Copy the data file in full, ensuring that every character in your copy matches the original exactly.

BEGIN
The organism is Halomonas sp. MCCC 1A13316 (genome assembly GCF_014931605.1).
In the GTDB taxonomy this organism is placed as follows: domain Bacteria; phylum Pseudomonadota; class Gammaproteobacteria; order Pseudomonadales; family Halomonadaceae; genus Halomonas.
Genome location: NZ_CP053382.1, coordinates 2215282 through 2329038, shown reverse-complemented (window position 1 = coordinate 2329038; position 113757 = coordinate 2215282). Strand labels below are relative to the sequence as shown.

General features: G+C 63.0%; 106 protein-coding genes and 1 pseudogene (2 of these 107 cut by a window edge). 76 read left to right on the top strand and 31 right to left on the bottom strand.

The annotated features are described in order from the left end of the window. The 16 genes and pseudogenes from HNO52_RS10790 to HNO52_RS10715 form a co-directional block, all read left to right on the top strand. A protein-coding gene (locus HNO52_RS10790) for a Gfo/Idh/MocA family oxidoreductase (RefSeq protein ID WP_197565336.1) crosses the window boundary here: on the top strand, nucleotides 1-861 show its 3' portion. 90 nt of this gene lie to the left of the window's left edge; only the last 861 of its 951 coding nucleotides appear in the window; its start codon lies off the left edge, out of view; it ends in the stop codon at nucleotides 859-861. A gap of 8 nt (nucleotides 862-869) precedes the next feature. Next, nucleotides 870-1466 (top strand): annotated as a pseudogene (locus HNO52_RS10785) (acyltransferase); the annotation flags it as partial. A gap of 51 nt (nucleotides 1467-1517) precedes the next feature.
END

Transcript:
The organism is Halomonas sp. MCCC 1A13316 (genome assembly GCF_014931605.1).
In the GTDB taxonomy this organism is placed as follows: domain Bacteria; phylum Pseudomonadota; class Gammaproteobacteria; order Pseudomonadales; family Halomonadaceae; genus Halomonas.
Genome location: NZ_CP053382.1, coordinates 2215282 through 2329038, shown reverse-complemented (window position 1 = coordinate 2329038; position 113757 = coordinate 2215282). Strand labels below are relative to the sequence as shown.

General features: G+C 63.0%; 106 protein-coding genes and 1 pseudogene (2 of these 107 cut by a window edge). 76 read left to right on the top strand and 31 right to left on the bottom strand.

The annotated features are described in order from the left end of the window. The 16 genes and pseudogenes from HNO52_RS10790 to HNO52_RS10715 form a co-directional block, all read left to right on the top strand. A protein-coding gene (locus HNO52_RS10790) for a Gfo/Idh/MocA family oxidoreductase (RefSeq protein ID WP_197565336.1) crosses the window boundary here: on the top strand, nucleotides 1-861 show its 3' portion. 90 nt of this gene lie to the left of the window's left edge; only the last 861 of its 951 coding nucleotides appear in the window; its start codon lies off the left edge, out of view; it ends in the stop codon at nucleotides 859-861. A gap of 8 nt (nucleotides 862-869) precedes the next feature. Next, nucleotides 870-1466 (top strand): annotated as a pseudogene (locus HNO52_RS10785) (acyltransferase); the annotation flags it as partial. A gap of 51 nt (nucleotides 1467-1517) precedes the next feature.